Chives in flower

Chives have a lovely sweet onion flavour

Common onion chives (Allium schoenoprasum) are probably one of the most under-appreciated and most taken for granted herbs we grow. Instead of sulking in a corner because of their treatment, in my garden, the chives are powering ahead growing into dense clumps ready to flower in a month or so.

Chives grow in clumps of small white bulbs which send up soft tubular green leaves to 40 cm and, from early summer onwards, rounded heads of pinkish-purple flowers on stiff hollow stems.

Grow chives by sowing seed or by dividing clumps in spring. Dig clumps and reset every two to three years to keep the clumps healthy. Chives like regular top dressings of compost and plenty of water in summer to maintain healthy leaf growth. They have particularly well this year because of the winter rain. When harvesting, always leave about 5 cm of leaf above the bulb. Chives make a good edging plant, especially for the vegetable garden; they also grow well in a pot.

Chives grow well in a pot

The leaves, flowerbuds and flowers of chives are all edible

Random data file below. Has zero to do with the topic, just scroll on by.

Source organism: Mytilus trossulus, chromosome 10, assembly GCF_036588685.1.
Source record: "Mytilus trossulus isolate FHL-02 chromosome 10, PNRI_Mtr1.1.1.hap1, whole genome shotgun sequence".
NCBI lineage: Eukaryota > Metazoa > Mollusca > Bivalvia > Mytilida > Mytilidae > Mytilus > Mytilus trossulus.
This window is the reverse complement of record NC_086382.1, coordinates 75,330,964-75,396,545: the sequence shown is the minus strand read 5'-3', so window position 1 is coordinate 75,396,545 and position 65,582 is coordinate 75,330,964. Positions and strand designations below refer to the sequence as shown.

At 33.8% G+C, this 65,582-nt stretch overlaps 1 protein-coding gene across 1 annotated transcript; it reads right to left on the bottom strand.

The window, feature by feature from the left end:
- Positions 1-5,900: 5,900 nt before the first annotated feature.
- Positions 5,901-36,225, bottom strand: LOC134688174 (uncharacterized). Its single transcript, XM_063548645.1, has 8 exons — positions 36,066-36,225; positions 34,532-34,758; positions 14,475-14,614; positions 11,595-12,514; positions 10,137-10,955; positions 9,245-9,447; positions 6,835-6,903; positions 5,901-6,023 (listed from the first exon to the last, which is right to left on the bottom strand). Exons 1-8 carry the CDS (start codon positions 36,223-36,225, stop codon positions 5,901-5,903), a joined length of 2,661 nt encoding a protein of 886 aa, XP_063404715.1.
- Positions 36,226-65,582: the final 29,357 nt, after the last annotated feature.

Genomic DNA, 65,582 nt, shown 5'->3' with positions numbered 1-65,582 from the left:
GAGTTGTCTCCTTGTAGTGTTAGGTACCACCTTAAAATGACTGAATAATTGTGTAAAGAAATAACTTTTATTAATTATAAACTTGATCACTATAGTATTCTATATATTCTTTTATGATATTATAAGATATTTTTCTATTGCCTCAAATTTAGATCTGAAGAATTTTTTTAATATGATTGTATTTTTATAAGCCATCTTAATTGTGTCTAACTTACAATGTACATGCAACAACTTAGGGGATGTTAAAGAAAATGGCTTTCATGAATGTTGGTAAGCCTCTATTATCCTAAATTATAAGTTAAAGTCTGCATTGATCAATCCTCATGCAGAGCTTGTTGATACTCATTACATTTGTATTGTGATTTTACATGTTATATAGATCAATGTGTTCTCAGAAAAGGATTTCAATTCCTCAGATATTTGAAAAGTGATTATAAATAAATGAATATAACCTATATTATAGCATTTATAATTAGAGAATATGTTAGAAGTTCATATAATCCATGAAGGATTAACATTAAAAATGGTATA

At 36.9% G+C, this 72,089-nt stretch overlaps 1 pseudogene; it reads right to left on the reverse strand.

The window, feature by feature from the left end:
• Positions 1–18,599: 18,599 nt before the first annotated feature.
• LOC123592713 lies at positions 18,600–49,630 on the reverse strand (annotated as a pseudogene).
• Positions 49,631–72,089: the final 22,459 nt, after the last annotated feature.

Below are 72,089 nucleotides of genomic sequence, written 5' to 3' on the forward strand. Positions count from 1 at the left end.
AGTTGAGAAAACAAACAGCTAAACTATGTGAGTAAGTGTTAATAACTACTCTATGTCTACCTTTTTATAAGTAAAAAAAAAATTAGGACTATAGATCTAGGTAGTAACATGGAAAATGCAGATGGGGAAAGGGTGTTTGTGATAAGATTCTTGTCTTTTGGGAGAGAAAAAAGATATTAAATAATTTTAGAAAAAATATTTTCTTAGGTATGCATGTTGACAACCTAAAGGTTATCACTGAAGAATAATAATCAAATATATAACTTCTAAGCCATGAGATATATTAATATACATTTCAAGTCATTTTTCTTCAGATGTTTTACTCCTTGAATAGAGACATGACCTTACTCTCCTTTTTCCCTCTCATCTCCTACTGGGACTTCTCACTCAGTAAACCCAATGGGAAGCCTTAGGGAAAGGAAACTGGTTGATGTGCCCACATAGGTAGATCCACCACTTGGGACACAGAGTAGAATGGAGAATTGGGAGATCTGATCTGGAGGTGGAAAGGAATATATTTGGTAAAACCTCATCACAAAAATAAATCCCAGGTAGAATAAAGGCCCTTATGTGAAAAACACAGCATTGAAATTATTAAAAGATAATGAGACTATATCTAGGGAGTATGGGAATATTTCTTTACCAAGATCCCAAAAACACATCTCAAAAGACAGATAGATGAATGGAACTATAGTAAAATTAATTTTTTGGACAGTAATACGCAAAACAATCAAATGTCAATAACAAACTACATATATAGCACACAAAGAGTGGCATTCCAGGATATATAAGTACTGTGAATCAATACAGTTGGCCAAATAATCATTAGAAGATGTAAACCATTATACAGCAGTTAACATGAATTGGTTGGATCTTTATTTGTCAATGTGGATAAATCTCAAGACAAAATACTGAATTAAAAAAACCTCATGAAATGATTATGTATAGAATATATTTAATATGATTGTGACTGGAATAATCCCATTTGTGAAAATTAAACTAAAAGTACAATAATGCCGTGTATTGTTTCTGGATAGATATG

Chives are a classic culinary herb used for their sweet onion flavour in a range of dishes, especially omelettes and other egg dishes, salads and soups. I love them in sandwiches with cream cheese, or stirred through pasta with other herbs like parsley and winter cress. Chives are always added towards the end of cooking for maximum flavour. The pink buds and flowers are also edible, with a sweet subtle oniony flavour. Sprinkled over pumpkin soup they look sublime. Use them whole or pull the individual flowers from the head and sprinkle them over the dish just before serving. Medicinally chives are antibiotic and stimulate the appetite.

A spray made from chive leaves is mildly insect repellent, is a fungicide and is antiseptic. Plants scattered around the garden or grown near susceptible plants like roses will help to keep away some problem insects, such as aphids, borers and spider mites. Chive spray will also deter aphids. Try planting chives at the base of fruit trees to repel climbing insects and under apple and pear trees to prevent apple scab. With regular use chive spray will lessen the incidence of apple scab, black spot and curly leaf. The spray may also lessen the severity of an attack of downy or powdery mildew if applied regularly, while brown rot can be stopped from spreading by spraying every two days.

Recipe for chive spray. Pour 1L of boiling water over a firmly packed cupful of chopped leaves. Cover, cool, strain and use within a few hours.